In 1988, near the end of her more than two-decade career with the company, Verrett sang her sole Met Lady Macbeth. By that time, she had seesawed between mezzo-soprano and soprano roles, with the result that register breaks had become all too pronounced. Seen here in 1978, in Giorgio Strehler’s remarkable La Scala production of Verdi’s opera, she is at the peak of her powers, her scale even, and as always, her presence and her intensity fully deployed. Masterfully conducted by Claudio Abbado, Verrett brings the full force of her concentration to this portrait of untrammeled ambition. The clip ends with the two-minute-long ovation she received from the Milan public.
With her abrupt exit in 1959, the Met lost the chance to hear the Callas version of the role. The recording of the “Sleepwalking” scene released that very year is evidence that she would have registered a triumph in New York. Callas’s temperament and musical imagination were made for Lady Macbeth. The horrific murder of King Duncan and the overwhelming guilt that followed are vivid in the soprano’s timbre, by turns veiled, as in a trance, and exposed in naked pain. Please note: the orchestral introduction to the "Sleepwalking" scene lasts approximately three minutes.
In Martha Mödl’s 1952 German-language recording of the “Sleepwalking” scene, Verdi’s phrases are altered by the preponderance of final consonants. If neither the singer’s sound nor highly expressionistic approach can be called Italianate, her voice approximates the composer’s specifications--“una voce aspra ... vorrei che la voce di Lady Macbeth fosse qualcosa di diabolico! [a bitter voice ... I would like Lady Macbeth's voice to have something of the diabolic].” Many have found her reading mesmerizing, beautiful in its own terms. Mödl, who never sang Italian opera in her brief Met career, was, like Verrett, a mezzo who, for a time, took on soprano roles, mostly in Wagner. Here she is caught at her best, before the cost of dramatic utterance, often at the highest emotional pitch in the top register, caught up with her. Mödl eventually returned to the mezzo realm and sang character roles brilliantly well into the 1980s.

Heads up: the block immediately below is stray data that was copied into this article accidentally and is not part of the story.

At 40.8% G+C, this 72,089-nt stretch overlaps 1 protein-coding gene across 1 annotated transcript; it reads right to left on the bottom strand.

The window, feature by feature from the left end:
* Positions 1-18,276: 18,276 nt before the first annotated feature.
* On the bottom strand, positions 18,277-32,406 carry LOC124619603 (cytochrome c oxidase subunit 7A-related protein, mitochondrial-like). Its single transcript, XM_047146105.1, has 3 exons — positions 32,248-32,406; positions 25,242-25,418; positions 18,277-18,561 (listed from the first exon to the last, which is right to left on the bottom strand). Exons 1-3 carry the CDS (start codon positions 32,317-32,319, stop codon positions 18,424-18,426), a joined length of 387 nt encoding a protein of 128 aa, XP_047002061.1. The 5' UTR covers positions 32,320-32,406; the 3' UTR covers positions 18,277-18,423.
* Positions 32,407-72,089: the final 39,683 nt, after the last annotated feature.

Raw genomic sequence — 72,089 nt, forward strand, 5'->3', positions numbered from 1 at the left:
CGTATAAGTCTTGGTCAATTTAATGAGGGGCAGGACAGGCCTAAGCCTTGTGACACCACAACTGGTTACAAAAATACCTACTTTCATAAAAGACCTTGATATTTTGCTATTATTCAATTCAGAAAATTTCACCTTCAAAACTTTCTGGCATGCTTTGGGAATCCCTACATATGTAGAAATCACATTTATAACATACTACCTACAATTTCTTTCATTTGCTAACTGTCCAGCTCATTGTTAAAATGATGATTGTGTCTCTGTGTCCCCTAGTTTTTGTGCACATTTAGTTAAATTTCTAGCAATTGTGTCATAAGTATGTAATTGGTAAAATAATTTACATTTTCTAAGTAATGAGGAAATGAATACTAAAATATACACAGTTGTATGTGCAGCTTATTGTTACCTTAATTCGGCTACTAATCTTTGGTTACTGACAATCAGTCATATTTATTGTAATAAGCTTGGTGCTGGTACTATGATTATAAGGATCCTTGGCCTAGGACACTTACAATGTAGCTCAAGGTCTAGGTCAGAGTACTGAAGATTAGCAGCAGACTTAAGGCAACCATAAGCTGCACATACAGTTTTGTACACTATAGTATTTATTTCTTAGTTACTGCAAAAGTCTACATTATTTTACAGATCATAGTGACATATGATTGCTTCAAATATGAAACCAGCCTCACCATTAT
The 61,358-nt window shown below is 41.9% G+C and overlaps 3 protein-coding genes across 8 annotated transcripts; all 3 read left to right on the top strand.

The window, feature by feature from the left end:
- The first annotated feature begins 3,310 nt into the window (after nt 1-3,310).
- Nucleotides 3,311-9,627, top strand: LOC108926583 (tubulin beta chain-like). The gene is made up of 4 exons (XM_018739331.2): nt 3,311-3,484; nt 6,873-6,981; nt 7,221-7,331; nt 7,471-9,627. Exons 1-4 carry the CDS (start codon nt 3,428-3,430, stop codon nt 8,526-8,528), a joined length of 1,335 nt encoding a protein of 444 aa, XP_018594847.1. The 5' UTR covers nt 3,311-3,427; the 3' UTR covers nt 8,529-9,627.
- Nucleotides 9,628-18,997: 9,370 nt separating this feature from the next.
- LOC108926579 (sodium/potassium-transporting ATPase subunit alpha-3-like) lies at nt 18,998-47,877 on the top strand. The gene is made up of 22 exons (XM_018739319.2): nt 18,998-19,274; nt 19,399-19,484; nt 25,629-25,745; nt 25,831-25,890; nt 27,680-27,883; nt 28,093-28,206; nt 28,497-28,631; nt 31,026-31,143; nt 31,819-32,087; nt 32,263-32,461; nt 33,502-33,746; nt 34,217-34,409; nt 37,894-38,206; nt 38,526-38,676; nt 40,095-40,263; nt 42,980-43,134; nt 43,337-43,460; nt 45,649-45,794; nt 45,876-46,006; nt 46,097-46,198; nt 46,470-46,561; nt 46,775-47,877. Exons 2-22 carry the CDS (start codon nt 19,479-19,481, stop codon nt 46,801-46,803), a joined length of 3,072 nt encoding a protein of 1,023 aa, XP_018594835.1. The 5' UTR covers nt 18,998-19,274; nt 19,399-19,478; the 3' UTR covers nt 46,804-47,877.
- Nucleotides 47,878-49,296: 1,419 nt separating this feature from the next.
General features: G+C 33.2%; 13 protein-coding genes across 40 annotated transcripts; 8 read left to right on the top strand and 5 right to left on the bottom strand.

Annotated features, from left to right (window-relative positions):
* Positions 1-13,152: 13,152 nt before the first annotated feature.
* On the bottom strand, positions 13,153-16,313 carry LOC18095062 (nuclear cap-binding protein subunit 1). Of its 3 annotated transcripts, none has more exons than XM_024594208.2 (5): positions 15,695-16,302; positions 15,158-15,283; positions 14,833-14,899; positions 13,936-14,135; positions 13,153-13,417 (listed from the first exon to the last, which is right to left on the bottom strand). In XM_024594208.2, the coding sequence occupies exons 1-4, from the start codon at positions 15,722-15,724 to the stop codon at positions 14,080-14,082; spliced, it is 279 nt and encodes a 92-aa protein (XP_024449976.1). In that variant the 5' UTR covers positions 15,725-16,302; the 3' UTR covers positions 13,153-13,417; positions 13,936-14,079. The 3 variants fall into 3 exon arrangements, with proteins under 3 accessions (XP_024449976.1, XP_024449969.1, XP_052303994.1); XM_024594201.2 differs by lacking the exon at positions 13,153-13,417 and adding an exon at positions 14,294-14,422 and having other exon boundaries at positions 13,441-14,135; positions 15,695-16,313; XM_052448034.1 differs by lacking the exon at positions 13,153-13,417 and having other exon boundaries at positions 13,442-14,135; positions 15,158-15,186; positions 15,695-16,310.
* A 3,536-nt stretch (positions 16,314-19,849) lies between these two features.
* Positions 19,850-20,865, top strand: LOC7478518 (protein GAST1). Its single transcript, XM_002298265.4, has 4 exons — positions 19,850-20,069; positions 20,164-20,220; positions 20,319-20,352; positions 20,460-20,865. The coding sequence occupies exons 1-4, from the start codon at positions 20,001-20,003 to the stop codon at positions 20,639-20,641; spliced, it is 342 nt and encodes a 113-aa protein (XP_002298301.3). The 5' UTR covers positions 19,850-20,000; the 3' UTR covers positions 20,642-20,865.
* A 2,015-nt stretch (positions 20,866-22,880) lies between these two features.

In opposition to Lady Macbeth’s noctambulist bravura, Macbeth’s final aria, “Pietà, rispetto, amore [Pity, respect, love],” reflects a calm acceptance that his misdeeds have deprived him of respect and that no kind words will be engraved on his tombstone. Leonard Warren, the Met’s first Thane of Cawdor, evinces the dynamic range and the perfectly calibrated legato that place him in the very top rank of 20th-century Verdi baritones.